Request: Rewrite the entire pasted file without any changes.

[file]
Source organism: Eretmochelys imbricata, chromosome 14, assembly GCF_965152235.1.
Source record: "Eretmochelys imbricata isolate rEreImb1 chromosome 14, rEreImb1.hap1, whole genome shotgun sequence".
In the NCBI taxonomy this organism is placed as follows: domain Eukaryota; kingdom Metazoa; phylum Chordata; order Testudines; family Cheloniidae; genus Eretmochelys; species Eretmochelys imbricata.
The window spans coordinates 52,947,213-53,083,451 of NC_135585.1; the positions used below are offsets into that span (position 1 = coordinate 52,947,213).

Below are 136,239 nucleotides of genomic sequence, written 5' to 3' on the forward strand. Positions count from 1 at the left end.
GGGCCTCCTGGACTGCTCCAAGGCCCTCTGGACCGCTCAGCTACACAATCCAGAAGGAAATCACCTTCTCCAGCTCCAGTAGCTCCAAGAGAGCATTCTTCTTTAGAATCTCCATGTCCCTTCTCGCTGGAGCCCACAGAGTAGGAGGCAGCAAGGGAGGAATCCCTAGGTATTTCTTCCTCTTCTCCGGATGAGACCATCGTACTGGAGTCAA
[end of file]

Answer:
Source organism: Eretmochelys imbricata, chromosome 14, assembly GCF_965152235.1.
Source record: "Eretmochelys imbricata isolate rEreImb1 chromosome 14, rEreImb1.hap1, whole genome shotgun sequence".
In the NCBI taxonomy this organism is placed as follows: domain Eukaryota; kingdom Metazoa; phylum Chordata; order Testudines; family Cheloniidae; genus Eretmochelys; species Eretmochelys imbricata.
The window spans coordinates 52,947,213-53,083,451 of NC_135585.1; the positions used below are offsets into that span (position 1 = coordinate 52,947,213).

Below are 136,239 nucleotides of genomic sequence, written 5' to 3' on the forward strand. Positions count from 1 at the left end.
GGGCCTCCTGGACTGCTCCAAGGCCCTCTGGACCGCTCAGCTACACAATCCAGAAGGAAATCACCTTCTCCAGCTCCAGTAGCTCCAAGAGAGCATTCTTCTTTAGAATCTCCATGTCCCTTCTCGCTGGAGCCCACAGAGTAGGAGGCAGCAAGGGAGGAATCCCTAGGTATTTCTTCCTCTTCTCCGGATGAGACCATCGTACTGGAGTCAA